The price of consumer goods has skyrocketed around the world, creating a big budget headache for many people. Social commerce startup DealCart wants to make life easier for shoppers, at least in Pakistan. The company announced today that it has raised $4.5 million in seed funding just three months after going live. The round was led by Shorooq Partners, with participation from Fatima Gobi Ventures, Vibe Capital, 500 Global, i2i Ventures, Julian Shapiro, Rally Cap Ventures, Alex Lazarow and several “strategic investors”.
Founded by Haider Raza and Ammar Naveed, DealCart aims to address the low usage of e-commerce among the middle and low income segments of Pakistan, even as more and more people have access to smartphones and the internet.
DealCart allows users to buy in bulk and share deals via WhatsApp and other social media platforms. By participating in group purchases, consumers can unlock lower prices. Customers have the option to join existing groups or create a new one and share a link to their social networks. When this number reaches a threshold (usually around four people) in a 24-hour period, smaller prizes are unlocked.
Prior to the launch of DealCart, Naveed was senior director at ride-sharing app Careem, overseeing operations in the Middle East and Pakistan, while Raza launched and grew mobility startup Swvl in Pakistan and also worked on Careem.
The founders told TechCrunch that their past experience has given them extensive experience in building and scaling startups in Pakistan and the MENA region. As inflation worsened in Pakistan, they said it became clear that their mission was to help people save money where they spend most of their income.
“Despite rising smartphone and internet penetration, e-commerce usage remains low among the middle and lower-middle income segments that make up the majority of the country. As such, the current e-commerce landscape in the country is skewed towards high-priced electronics, fashion and the convenience proposition of fast-paced commerce, which is costly and can be largely afforded by the small upper-income segment of Pakistan,” the founders. said TechCrunch in an email: “Most Pakistanis are price-conscious, and the current e-commerce landscape doesn’t meet their needs.”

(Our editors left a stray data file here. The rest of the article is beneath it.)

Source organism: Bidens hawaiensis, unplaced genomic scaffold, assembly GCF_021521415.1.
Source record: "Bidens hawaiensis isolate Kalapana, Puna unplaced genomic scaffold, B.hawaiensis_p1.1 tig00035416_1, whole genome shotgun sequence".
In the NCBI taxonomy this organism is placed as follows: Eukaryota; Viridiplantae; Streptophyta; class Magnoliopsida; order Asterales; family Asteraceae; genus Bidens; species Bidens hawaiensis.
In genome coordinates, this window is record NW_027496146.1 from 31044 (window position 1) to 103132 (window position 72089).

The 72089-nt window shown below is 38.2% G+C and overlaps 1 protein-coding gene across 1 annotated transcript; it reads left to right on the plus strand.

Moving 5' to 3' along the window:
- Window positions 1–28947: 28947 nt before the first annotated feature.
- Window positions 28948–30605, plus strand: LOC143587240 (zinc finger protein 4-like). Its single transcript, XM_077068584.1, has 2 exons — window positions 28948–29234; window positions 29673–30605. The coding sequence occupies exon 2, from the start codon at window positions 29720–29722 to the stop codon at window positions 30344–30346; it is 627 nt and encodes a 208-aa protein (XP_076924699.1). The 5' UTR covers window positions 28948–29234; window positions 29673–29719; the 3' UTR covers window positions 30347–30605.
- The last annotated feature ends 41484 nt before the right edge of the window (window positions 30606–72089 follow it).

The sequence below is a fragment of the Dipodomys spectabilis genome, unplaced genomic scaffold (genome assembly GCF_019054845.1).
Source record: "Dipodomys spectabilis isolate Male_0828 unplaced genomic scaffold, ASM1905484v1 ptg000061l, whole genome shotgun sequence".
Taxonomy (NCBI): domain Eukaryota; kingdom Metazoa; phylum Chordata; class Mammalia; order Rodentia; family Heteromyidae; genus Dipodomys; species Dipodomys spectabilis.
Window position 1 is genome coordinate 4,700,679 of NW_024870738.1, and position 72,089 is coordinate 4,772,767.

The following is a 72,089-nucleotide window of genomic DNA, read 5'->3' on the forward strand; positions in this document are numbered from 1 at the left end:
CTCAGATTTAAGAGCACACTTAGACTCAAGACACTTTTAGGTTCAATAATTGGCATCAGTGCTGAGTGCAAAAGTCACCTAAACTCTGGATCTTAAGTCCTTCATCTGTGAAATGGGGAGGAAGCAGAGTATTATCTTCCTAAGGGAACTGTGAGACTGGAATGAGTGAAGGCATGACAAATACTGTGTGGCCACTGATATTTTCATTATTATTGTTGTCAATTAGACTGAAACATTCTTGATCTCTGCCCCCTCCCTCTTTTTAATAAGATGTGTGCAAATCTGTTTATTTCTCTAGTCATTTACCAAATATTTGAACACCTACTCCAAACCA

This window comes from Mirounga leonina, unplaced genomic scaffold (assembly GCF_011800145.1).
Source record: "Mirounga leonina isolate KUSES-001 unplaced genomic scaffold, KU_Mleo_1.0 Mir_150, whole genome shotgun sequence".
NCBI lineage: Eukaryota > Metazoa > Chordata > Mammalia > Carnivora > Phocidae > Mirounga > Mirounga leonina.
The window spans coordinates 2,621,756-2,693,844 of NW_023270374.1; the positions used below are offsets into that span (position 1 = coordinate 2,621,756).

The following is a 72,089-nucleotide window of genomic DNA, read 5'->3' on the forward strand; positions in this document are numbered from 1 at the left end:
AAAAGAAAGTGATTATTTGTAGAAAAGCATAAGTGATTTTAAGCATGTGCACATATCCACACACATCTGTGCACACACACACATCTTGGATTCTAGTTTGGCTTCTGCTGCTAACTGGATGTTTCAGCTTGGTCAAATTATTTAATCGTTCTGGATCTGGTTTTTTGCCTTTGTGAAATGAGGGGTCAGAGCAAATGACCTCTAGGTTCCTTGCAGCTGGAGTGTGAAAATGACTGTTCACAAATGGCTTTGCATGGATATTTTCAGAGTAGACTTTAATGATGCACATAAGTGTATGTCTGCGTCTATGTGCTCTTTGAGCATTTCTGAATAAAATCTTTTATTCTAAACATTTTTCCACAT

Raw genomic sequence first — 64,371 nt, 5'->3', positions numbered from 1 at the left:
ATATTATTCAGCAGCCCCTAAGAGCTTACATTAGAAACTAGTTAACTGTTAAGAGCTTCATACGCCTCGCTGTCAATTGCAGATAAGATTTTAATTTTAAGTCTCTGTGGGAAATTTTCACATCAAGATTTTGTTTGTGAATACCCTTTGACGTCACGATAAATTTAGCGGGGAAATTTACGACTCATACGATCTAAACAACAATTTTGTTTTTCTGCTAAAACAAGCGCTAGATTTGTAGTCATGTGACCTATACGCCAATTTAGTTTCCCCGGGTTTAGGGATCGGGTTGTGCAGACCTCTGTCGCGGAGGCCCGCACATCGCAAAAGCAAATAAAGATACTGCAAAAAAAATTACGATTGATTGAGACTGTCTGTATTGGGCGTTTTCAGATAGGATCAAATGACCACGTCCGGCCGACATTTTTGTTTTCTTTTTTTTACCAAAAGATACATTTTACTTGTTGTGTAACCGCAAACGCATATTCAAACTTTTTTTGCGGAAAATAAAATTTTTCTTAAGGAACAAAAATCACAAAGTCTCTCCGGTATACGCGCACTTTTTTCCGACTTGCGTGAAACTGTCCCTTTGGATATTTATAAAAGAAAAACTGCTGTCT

DealCart is able to offer lower prices because it sources directly from manufacturers, works with local brands (while helping them reach a larger consumer base), and lowers its cost of customer acquisition thanks to its increase in consumption. These savings allow DealCart to afford efficient warehousing and last-mile delivery compared to other e-commerce and flash commerce platforms.
Items available through DealCart include cooking oil, rice, wheat, pulses and sugar; tea and milk; fruits and vegetables; infant formula and diapers; drinks; and household cleaning products. DealCart currently buys inventory from manufacturers and stores it in their warehouse. Once orders are confirmed by customers, group purchase products are delivered before 11:00 p.m.
Raza said DealCart’s target market already spends more than 50 percent of household income on groceries and daily necessities, and the startup is able to provide financial relief to them through lower prices. .
The app uses gamification, which the founders say “is a core feature of our product.” For example, group purchases are gamified, with users receiving regular updates on how many people are left to complete the group and how much time is left once they join a group. Users also receive credits for referring new users or sharing products and offers on social media. There is also a feature that allows them to spin an online wheel for free products and app credits, as well as sweepstakes that can only be entered if a user crosses a certain number of offers shared on social media.
Other social commerce platforms in Pakistan include BazaarGhar, CelebShop and Gahhak. The founders say DealCart differentiates itself by focusing on consumers who typically spend about 50% to 60% of their income on groceries and save money on those items.
DealCart is currently in the pre-seed stage and closed last month on $1.1 million in annual recurring revenue.
The founders say its new funding will be used to strengthen its technical and product teams, as well as the DealCart brand. “For us, the main focus will be to grow sustainably through growth through technology rather than through aggressive discounting for customers.”